03/10/2014 04:06 EDT | Updated 05/10/2014 05:59 EDT

Canadian twins prepare for college basketball at IMG Academy in Florida

BRADENTON, Fla. - Whether on the court, in the weight room or just messing around trying to work out who gets to be taller in a photo, the Caron-Goudreau twins are always competitive.

Audrey Ann and Khaleann are ready to become fixtures for the Vanderbilt University Commodores women's basketball team next season after spending so much time trying to outdo each other in the IMG Academy's weight-training facilities this year.

"We work out like the guys," said Audrey Ann. "We're getting big — really big."

Khaleann says they are getting "better and stronger" in the room.

"It will make a difference when we get to university because we already train like (they do)," she said.

The IMG Academy in Bradenton is a preparatory school that offers state-of-the-art training facilities for promising athletes in 10 different sports.

Boasting an international student body of more than 950 students from approximately 80 countries, the academy purports to give students an opportunity to succeed both academically and in their respective sports.

It seems to be working for the 18-year-old, six-foot-three forwards from Gatineau, Que.

The identical twins were moulded by IMG head coach Shell Dailey, a former WNBA and NCAA Division-I coach who has helped to develop more than 50 pro players.

"She knows the game and how to prepare us," said Khaleann.

Audrey Ann added: "She doesn't coach us like normal high school players. She coaches us like college players."

Colleges certainly took notice of the sisters — the tandem received hundreds of inquiries from American universities.

"We have three huge boxes full of them," said Khaleann. "Our dad is very organized and he keeps them in order alphabetically in the basement."

From a distance, the twins may seem like normal high school students, constantly smiling and giggling with one another. However, the sisters become intense and very competitive when they put their jerseys on.

"I don't just own the paint," said Khaleann. "I own the entire court."

Their numbers suggest that they might be co-proprietors of the floor.

Khaleann averaged 14.9 points and seven rebounds per game last season, while Audrey bested her sister by the slightest of margins, finishing with 15.4 points and eight rebounds per game.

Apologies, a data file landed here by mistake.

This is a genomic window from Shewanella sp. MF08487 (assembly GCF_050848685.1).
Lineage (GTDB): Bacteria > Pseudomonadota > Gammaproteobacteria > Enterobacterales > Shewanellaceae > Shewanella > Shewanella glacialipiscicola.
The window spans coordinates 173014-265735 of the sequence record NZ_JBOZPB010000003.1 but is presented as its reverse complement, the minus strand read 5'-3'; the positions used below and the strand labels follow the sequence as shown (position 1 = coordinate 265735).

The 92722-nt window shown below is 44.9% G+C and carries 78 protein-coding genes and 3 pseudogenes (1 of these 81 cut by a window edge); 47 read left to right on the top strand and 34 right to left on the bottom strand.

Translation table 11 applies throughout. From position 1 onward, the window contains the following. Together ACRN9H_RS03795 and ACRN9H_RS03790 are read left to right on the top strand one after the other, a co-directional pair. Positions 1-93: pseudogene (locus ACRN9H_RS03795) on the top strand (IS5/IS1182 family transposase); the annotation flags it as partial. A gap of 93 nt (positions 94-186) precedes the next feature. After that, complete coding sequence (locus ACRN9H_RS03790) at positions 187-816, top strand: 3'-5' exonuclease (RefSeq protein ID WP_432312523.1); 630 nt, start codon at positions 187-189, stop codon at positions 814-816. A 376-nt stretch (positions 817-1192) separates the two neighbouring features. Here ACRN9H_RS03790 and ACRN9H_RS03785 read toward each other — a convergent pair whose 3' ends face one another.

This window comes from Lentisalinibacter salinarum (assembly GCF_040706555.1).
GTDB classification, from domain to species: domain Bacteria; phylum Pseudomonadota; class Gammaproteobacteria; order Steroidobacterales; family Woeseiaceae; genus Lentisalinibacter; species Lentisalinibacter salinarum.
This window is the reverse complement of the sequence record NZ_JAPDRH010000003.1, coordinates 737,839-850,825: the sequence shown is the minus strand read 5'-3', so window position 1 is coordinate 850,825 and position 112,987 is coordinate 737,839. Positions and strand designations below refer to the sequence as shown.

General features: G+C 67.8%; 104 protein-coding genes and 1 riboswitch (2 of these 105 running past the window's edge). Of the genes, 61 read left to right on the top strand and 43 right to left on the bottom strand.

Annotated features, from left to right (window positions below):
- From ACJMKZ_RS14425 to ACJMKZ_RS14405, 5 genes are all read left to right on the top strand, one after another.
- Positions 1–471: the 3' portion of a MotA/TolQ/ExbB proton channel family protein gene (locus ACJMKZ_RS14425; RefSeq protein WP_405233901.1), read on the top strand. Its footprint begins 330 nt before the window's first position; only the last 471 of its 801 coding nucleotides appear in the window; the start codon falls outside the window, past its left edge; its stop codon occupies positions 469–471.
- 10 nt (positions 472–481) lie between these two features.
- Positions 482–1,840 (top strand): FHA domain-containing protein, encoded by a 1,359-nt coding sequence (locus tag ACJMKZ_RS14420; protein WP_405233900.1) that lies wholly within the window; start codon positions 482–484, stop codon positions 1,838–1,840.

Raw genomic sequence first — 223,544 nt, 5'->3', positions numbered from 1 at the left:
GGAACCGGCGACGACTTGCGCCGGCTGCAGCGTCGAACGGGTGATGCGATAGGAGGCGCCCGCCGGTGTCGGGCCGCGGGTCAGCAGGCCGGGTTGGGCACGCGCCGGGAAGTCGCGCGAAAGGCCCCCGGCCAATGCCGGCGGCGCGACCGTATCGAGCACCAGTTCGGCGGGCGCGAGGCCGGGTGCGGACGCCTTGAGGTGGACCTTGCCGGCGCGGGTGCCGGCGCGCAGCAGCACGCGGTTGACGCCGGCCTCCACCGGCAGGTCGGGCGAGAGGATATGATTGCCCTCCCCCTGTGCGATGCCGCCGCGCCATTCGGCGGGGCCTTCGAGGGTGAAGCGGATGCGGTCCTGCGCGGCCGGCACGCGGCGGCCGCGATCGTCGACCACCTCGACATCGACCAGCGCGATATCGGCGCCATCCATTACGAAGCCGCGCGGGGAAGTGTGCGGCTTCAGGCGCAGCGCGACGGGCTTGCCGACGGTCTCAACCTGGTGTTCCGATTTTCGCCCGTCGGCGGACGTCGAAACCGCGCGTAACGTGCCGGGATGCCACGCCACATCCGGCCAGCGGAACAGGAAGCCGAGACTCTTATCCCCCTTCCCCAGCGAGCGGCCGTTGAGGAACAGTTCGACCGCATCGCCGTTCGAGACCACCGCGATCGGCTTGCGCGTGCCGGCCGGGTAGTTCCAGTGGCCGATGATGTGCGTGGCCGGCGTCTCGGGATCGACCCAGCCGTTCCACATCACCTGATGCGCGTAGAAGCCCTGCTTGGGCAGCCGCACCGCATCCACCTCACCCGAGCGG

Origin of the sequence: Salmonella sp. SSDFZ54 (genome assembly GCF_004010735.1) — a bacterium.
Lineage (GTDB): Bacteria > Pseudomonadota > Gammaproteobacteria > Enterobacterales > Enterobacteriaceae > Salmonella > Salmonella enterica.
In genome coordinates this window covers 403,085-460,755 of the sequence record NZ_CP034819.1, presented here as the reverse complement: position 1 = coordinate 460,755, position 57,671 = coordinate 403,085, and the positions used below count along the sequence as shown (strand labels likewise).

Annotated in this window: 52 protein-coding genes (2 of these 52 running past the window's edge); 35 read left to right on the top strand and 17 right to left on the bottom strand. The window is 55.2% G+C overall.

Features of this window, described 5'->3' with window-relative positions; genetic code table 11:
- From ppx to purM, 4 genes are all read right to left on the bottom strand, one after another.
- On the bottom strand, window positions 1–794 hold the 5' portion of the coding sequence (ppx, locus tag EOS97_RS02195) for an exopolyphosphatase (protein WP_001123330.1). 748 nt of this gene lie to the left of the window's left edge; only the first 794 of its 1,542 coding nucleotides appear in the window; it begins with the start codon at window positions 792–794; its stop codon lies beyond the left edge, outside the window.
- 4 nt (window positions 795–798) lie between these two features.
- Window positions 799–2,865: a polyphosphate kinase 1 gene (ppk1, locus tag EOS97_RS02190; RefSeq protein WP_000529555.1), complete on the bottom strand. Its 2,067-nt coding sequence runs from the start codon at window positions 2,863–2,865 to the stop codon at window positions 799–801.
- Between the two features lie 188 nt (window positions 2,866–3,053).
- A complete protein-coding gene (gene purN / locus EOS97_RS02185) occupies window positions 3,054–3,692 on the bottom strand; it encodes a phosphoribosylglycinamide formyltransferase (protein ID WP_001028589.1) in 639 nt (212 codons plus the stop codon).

Carly Clarke, head coach of the twins on Canada's 2012 cadette (under-17) women's team, is no stranger to their desire to win.

"Audrey Ann and Khaleann are two of the most competitive players I have coached," Clarke said via email.

Their former coach, whose club went 5-3 at the world championships, recalled having to ask the sisters to "scale back on how hard they were working" in the warm-ups before their tournament games.

Commodores' coach Tom Garrick recognizes the same intensity in the sisters.

"The twins are a very rare breed of athlete," said Garrick. "They play with an edge, a combination of perimeter and low block skills matched with a passionate aggression."

When the sisters used to play one-on-one, the games went on for hours, were always extremely close and often became quite physical.

"We would both finish on the floor, fighting for the ball," Audrey Ann said with a smile.

The Caron-Goudreaus now use this competitive edge on the court against their opponents. Not scared of physicality, the girls welcome the idea of taking contact during charges and while they are boxing out their opponents.

"I won't allow someone to score on me down low," said Khaléann. "I would be so mad."

While basketball is pivotal to the Canadian sisters, they equally distribute their focus and energies towards their education as well.

Despite dreaming of playing in the WNBA and overseas in Europe, both say they are well prepared in the case that their professional basketball futures do not come to fruition.

They plan on studying medicine while at Vanderbilt. Audrey Ann will most likely go the pre-veterinarian route, while Khaleann thinks she may open her own pediatric clinic one day.

"If you try hard both academically and on the basketball court, then your results are going to be good," said Audrey Ann.

Added Khaleann: "You have to give 100 per cent and put your heart into everything you do."